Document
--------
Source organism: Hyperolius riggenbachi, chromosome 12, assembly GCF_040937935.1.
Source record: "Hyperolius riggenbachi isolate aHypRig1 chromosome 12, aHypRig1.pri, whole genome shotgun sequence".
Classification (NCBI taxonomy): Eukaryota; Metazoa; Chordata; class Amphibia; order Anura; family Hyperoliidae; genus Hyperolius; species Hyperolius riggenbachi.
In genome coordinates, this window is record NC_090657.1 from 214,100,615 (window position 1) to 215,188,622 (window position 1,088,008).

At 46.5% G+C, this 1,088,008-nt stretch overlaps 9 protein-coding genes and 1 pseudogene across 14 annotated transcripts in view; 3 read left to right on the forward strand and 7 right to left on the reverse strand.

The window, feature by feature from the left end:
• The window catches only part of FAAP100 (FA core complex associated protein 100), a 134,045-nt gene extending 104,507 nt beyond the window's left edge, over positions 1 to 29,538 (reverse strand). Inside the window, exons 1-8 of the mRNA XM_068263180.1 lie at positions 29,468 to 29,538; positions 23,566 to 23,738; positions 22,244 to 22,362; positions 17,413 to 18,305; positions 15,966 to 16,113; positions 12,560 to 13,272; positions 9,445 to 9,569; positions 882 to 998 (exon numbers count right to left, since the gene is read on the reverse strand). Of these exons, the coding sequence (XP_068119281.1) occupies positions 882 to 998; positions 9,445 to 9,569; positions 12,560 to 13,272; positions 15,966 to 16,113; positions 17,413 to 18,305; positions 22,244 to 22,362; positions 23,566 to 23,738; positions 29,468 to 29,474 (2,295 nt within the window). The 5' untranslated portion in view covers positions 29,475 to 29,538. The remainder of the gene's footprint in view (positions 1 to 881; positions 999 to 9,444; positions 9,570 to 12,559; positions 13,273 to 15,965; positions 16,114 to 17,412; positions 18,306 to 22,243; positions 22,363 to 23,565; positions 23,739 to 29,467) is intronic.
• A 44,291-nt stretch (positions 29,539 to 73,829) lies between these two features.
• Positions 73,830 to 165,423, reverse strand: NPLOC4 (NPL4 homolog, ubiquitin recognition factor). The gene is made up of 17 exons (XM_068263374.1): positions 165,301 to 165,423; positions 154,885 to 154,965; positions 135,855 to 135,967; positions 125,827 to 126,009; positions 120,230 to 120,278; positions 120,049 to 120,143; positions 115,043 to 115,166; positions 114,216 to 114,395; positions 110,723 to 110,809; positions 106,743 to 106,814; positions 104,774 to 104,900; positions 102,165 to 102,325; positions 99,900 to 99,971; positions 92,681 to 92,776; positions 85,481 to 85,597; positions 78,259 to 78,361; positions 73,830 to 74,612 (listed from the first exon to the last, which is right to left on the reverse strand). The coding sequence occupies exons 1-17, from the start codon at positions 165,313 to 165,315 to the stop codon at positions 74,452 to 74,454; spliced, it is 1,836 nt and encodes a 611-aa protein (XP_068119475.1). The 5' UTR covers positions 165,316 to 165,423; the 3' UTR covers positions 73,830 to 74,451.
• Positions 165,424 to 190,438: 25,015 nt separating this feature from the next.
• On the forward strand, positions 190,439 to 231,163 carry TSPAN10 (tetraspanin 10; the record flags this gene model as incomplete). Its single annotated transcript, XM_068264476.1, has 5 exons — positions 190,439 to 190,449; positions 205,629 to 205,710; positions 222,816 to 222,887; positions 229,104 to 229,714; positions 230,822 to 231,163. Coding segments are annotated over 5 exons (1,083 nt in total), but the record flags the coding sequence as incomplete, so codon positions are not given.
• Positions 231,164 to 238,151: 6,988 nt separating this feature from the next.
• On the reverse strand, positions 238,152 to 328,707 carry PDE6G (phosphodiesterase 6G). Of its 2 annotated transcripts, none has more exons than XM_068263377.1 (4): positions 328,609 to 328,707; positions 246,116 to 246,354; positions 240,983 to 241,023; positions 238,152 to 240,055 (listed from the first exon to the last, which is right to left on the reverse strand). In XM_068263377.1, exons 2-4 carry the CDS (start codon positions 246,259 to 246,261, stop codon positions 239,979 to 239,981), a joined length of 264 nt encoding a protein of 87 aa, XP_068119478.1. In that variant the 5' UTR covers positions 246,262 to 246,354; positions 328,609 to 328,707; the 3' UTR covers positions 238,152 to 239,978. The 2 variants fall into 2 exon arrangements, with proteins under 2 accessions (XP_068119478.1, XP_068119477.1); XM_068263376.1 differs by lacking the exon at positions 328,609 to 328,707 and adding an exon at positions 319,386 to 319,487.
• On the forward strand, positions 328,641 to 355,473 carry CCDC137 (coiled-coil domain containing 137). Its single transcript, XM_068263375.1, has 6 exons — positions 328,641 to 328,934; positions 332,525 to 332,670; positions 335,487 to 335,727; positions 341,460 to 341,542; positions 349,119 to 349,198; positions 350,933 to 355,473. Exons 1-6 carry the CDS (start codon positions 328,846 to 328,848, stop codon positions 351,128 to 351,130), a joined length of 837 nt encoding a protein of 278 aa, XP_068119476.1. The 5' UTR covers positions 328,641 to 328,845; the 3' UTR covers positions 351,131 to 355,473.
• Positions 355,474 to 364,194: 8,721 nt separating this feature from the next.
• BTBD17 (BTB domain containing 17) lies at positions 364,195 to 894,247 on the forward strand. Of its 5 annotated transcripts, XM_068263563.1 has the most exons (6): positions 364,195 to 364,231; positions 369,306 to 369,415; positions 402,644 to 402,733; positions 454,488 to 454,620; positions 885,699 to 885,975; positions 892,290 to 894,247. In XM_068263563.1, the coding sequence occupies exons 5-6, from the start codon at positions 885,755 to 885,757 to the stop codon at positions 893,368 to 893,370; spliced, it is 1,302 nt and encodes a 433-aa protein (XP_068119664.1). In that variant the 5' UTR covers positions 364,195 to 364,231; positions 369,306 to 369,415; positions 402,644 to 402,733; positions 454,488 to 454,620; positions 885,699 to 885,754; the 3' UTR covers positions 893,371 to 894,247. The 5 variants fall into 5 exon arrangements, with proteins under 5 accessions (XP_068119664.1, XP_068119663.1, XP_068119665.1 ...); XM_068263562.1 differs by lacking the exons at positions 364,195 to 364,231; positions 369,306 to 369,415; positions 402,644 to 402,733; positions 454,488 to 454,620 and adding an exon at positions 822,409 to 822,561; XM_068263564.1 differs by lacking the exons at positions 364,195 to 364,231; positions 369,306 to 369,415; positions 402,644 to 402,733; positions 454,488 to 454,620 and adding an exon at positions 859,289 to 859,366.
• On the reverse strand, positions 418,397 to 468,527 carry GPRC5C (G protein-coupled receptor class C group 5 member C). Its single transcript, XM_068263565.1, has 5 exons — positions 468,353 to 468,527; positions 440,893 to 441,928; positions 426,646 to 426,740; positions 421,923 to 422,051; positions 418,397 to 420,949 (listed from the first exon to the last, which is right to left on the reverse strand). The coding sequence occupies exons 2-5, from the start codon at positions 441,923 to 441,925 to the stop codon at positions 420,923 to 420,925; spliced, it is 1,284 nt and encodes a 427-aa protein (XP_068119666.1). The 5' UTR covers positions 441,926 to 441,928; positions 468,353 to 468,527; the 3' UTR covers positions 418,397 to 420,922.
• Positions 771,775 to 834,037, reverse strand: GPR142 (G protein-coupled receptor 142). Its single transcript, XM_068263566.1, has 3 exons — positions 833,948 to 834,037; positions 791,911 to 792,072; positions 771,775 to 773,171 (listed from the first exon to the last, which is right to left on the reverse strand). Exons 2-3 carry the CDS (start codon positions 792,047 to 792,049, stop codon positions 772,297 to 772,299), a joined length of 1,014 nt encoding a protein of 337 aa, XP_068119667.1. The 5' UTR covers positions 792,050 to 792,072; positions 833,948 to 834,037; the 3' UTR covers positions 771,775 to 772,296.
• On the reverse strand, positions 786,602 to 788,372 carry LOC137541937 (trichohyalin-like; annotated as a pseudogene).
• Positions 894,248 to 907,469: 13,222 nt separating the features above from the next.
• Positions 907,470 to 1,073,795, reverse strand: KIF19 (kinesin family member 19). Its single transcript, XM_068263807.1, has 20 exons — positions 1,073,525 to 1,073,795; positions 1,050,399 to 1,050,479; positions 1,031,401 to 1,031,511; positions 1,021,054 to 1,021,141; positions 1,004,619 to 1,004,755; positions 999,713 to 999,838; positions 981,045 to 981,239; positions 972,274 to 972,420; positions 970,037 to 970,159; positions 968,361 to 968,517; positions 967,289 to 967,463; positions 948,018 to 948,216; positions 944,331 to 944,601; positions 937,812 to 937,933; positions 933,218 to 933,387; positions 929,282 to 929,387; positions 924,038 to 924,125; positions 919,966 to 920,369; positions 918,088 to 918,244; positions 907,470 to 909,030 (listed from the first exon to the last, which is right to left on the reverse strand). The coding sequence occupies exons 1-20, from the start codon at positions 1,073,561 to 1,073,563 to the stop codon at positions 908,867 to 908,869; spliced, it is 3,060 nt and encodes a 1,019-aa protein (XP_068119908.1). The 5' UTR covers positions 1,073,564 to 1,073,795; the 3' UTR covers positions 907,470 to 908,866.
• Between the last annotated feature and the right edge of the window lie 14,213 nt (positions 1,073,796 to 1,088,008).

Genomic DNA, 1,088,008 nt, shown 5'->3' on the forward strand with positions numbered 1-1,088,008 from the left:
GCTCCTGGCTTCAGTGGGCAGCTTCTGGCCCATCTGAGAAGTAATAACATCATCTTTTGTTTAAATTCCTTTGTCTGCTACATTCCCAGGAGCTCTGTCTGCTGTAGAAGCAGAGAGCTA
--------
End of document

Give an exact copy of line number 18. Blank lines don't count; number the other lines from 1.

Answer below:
• Positions 771,775 to 834,037, reverse strand: GPR142 (G protein-coupled receptor 142). Its single transcript, XM_068263566.1, has 3 exons — positions 833,948 to 834,037; positions 791,911 to 792,072; positions 771,775 to 773,171 (listed from the first exon to the last, which is right to left on the reverse strand). Exons 2-3 carry the CDS (start codon positions 792,047 to 792,049, stop codon positions 772,297 to 772,299), a joined length of 1,014 nt encoding a protein of 337 aa, XP_068119667.1. The 5' UTR covers positions 792,050 to 792,072; positions 833,948 to 834,037; the 3' UTR covers positions 771,775 to 772,296.